Colegiul National "Moise Nicoara" Arad

Escaping the Profane or the Need for Sacred

                                                                                                     Ruxandra Ioana Neamu

                                                                                                                       XII th F grade


Without noticing it, humankind is increasingly immersing itself in what some of us call profane, but every day, the need for sacred is more and more discernible.

People are trying to escape from the profane and to cling onto things that have, unfortunately, lost their sanctitude. Humans live pseudo-sacredly, eagerly waiting for the holidays, the key to an emancipative door that frees them from the profane. But the need for sacred is even greater in the moments when it used to exist, to manifest. A prosaic example is that of Christmas (even this name is profane, since the holiday actually represents The Nativity) which turns into frugal days, when the store shelves “howl” at the customer, announcing that the time of the year when Santa Claus is coming to town has arrived. In essence, Christmas is much more than that. Everybody awaits a revelation of the sacred, but it’s the profane itself that keeps the sacred from being seen.

The profane is the lack of actualisation of the sacred, just as darkness is the lack of life, or as death is the lack of being alive. Pay attention, I said the lack of being alive, not the lack of existing. I state this because transdisciplinarity has made me ask myself questions which I myself answer. What I’ve found is that death is not the lack of existence, death is just another form of existence, one that we can not discover if we remain bound to the form of existence called „life”.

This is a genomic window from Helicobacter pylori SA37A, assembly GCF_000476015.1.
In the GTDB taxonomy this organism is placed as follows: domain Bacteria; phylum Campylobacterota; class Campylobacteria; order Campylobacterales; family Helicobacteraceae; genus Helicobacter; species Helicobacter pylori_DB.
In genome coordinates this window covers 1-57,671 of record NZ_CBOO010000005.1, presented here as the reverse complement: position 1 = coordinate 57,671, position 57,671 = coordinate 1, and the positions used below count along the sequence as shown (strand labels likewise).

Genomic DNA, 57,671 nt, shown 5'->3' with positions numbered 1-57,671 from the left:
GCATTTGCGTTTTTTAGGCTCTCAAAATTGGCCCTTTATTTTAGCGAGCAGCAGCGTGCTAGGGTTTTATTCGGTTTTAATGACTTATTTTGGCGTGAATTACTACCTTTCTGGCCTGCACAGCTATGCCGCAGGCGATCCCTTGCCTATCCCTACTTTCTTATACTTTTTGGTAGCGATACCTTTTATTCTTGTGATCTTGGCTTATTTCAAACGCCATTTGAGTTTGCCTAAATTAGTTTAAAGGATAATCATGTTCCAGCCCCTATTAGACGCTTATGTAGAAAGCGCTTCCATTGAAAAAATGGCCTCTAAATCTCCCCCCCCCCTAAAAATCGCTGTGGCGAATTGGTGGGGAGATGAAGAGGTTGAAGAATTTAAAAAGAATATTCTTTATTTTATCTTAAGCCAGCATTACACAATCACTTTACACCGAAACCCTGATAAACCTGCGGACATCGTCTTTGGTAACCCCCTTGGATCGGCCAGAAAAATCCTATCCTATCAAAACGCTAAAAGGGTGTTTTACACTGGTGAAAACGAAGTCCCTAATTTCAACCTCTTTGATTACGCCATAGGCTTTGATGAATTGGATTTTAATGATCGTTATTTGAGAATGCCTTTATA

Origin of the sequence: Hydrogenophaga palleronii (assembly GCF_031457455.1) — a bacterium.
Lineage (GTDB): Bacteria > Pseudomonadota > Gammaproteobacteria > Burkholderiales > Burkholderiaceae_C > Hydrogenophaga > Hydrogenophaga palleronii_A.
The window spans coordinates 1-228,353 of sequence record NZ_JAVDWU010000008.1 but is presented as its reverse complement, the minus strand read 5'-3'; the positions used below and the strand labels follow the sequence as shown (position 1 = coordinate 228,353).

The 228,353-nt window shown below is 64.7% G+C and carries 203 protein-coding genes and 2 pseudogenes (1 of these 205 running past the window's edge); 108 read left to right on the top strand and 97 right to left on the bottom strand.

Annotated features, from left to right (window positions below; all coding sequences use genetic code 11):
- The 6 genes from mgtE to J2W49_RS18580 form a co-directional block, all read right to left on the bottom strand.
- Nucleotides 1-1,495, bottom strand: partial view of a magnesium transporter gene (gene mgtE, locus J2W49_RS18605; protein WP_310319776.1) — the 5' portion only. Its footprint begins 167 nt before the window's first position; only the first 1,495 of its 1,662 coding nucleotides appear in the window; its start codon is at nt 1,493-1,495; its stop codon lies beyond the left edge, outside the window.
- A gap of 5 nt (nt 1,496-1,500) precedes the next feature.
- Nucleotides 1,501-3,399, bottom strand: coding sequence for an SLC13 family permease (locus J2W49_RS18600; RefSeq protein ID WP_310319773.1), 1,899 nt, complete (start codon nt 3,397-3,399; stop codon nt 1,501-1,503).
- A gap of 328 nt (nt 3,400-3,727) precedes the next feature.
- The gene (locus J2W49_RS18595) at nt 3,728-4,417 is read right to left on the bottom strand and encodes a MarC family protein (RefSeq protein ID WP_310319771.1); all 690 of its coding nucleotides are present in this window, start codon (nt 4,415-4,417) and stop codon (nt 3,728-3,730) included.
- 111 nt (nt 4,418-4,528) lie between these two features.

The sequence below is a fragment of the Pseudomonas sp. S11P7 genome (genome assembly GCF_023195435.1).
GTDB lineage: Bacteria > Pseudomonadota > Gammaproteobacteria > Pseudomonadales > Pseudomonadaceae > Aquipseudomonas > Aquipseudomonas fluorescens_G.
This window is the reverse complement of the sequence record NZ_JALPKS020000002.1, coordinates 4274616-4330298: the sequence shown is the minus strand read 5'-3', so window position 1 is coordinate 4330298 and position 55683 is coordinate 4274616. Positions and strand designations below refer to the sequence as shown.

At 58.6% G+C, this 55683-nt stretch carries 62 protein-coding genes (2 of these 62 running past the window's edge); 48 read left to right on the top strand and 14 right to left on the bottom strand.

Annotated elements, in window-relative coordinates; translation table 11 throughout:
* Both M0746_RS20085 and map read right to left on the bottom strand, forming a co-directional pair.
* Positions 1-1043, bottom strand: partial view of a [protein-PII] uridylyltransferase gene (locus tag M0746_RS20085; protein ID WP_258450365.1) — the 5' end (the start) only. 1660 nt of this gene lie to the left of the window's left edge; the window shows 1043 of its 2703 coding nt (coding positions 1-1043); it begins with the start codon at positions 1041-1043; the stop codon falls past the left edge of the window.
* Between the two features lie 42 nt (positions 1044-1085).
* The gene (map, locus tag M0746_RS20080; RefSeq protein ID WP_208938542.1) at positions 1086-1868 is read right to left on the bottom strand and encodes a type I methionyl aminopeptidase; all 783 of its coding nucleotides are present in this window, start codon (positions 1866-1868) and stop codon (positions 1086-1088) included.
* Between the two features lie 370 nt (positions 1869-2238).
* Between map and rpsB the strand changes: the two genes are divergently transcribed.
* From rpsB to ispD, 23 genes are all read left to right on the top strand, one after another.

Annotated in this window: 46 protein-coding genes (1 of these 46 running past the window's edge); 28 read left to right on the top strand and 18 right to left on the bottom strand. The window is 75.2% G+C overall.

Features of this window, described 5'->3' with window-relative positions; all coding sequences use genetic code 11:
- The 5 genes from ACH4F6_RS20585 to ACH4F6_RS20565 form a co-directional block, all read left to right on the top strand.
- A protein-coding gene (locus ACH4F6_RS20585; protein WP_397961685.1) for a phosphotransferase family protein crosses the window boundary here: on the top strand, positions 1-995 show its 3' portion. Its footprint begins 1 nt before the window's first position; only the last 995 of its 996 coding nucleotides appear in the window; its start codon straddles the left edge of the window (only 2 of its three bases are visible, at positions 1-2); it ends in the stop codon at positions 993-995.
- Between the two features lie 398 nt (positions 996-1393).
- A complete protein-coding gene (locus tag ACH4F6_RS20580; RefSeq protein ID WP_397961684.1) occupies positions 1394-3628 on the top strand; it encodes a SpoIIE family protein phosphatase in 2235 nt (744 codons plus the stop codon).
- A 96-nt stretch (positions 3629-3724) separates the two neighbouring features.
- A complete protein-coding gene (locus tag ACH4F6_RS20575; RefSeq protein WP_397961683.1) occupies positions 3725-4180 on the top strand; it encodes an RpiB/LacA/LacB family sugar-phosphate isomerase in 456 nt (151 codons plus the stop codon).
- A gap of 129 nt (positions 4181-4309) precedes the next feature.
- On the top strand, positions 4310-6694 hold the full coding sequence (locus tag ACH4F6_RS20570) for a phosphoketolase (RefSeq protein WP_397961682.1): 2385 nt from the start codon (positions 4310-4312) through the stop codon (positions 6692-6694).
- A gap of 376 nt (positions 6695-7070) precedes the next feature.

Consequently, what we have to understand is that sacred and profane are not two separated worlds; they are, as Mircea Eliade used to say, „two ways of existing in this world”. They can be considered the two sides of the Mobius Strip. Even if they seem identical, they are different and can not be separated. Like in a Mobius Strip, they endlessly entwine  and meet in one spot. Try as you might, you can not separate such a Strip, it’s impossible. It’s simply amazing: however you try to split it, you are left helpless. It gives you the impression that it’s surreal. Yet, it exists. When I first watched the Mobius Strip, I was bewildered. I thought that from the way it’s twisted, if you start from somewhere, you return „upside down”. Just to be sure, I made a strip myself, following the instructions on the Internet, and I imagined myself walking on it. My idea was only half right: you get to the backside of the strip „upside down”, but when you return to the starting point, you’re back on your feet. Of course, this drill was an imaginary one, because I’ve never come across such a large-scaled Strip.

 Then, I asked myself an apparently weird question: in reality, where does man stand on the Strip, when he’s alive? My previous statement, saying that mankind is bound to the profane, still stands? Aren’t we on the edge of the two? Can’t we head towards the sacred, unnoticeably crossing the border? Can this mean an unravelling of the sacred? There are a lot of questions but only one certainty: the sacred and the profane are two sides of a sheet and one sheet only. Can anyone imagine a sheet with only one side? The answer is easy: no. As well, the world does not exist only in sacred or only in profane. The problem is that we can only see one side of this sheet called “world”, we mostly see the profane.

From the first moment human stepped into this world, the sacred was there. We can not deny the fact that there are people who had the unique, revealing experience of the sacred, for short amounts of time, which ended up forgotten, either because of the daily life, or the mistrust, or just because people were not aware of the importance of the happening. The sacred is like a radio frequency. In order to tune in, you must have a special antenna. „An antenna” that everyone has, but not anyone can use. However, when you manage to tune in, something changes, and for a short period of time you feel like you have parted with the profane and stepped into the sacred. These experiences mark people’s lives, completely changing some of them.

I am going to end with a thought from the writer I quoted earlier, Mircea Eliade. He stated that „ Man is aware of the sacred because it manifests, presents itself as something completely divergent from the profane”. (